People share just about every detail of their lives on social media sites like Facebook and Instagram, from birth announcements and restaurant reviews to pictures of a new haircut and news of a promotion.
However easy it may be to share this information with followers, friends and fans, the fact is that it is not always wise. For instance, if you have filed a personal injury claim after a serious car accident, social media may not be the best place for you to be.
As discussed more thoroughly in this article, defendants in a personal injury lawsuit often try to avoid liability by arguing they weren't negligent or that they did not cause the damages cited by a plaintiff. In order to support this argument, they may go searching through your social media and online activities. Here are three ways your social media account may be used against you:
They say a picture is worth a thousand words. If there are pictures of you online doing things like skiing, drinking margaritas on vacation, biking or engaged in any type of activity that contradicts claims that you have been seriously hurt, your case could be seriously jeopardized. At minimum, you could lose compensation if your injuries appear to be less severe than you claim.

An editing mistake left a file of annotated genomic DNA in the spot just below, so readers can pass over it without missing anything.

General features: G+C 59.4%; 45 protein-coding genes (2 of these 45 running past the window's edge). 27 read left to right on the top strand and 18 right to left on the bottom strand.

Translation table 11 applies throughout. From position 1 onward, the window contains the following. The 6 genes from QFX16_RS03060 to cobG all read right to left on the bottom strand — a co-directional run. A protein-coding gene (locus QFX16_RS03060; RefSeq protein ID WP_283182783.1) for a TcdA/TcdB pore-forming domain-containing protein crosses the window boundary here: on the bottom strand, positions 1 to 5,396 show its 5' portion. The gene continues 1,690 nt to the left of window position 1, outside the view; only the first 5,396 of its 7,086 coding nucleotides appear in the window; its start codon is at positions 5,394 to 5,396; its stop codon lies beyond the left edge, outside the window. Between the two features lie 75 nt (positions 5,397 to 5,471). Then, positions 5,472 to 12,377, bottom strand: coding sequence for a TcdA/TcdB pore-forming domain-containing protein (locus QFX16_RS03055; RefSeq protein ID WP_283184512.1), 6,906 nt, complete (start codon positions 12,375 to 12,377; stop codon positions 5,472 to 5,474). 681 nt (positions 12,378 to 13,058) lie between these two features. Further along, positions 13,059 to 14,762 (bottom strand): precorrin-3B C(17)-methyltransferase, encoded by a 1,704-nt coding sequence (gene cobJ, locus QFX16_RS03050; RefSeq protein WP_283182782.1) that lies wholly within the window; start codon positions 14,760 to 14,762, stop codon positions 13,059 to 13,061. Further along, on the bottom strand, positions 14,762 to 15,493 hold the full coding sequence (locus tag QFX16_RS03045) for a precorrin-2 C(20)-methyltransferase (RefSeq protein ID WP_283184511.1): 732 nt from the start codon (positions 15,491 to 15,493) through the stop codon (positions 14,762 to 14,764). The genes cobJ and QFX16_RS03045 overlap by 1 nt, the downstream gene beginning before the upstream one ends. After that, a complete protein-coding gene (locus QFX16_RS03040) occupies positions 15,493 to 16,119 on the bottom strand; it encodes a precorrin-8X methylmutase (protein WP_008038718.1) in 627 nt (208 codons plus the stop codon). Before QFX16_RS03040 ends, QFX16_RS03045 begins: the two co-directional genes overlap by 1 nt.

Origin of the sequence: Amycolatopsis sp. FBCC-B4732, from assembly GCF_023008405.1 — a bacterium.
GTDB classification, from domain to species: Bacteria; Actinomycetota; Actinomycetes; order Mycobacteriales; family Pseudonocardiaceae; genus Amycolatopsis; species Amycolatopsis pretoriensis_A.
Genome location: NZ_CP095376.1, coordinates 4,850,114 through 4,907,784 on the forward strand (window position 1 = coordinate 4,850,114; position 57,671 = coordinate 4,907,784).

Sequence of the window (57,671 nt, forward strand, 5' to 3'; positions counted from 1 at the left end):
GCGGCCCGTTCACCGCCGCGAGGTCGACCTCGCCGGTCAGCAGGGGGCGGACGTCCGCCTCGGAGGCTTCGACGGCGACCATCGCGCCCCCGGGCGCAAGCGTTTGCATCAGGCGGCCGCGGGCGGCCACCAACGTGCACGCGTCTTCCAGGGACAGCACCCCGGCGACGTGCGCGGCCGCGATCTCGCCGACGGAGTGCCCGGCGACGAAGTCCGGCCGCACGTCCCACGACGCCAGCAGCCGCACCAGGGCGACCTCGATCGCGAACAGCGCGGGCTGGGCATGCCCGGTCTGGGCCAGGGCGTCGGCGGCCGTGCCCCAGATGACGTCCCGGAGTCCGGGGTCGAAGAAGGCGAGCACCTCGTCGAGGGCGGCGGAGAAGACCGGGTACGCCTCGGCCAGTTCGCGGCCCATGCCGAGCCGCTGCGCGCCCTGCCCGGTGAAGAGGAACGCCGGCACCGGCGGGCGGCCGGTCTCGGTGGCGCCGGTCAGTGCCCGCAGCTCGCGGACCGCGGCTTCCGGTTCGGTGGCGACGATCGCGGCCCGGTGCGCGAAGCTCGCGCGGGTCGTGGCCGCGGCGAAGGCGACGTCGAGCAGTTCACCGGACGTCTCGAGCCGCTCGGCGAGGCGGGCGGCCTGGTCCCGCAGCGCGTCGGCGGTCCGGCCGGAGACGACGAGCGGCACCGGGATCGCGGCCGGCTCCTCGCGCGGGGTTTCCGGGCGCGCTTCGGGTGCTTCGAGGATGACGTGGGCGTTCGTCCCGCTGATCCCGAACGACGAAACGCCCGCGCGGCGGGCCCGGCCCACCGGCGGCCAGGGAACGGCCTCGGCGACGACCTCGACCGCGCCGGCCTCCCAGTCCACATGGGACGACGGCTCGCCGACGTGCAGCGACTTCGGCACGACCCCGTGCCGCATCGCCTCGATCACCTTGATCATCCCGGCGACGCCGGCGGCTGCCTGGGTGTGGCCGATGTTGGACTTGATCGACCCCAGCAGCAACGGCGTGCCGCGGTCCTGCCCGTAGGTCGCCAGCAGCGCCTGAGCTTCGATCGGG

Comments about the event
Sharing information on blogs or other personal websites can give people a false sense of security and freedom. You may feel like you can say whatever you want without consequence, but if you are writing something online that is different from what you stated in court, your credibility could be called into question.
Interactions with others
In general, communicating with certain parties when a legal claim has been filed after an accident is unwise. It may even be prohibited. If it is discovered that you, your family or your friends have been engaged in prohibited, abusive or threatening interactions with certain parties online, your case could be dismissed.
What you should do
Before you put your claim and your compensation in jeopardy, think carefully about your online presence and interactions. Make sure you closely monitor pictures of yourself that are posted online and avoid making any statements that could make you look less credible.
For more specific guidance and tips on how to protect yourself and your legal claim, you can discuss the legal implications of social media behaviors with a personal injury attorney.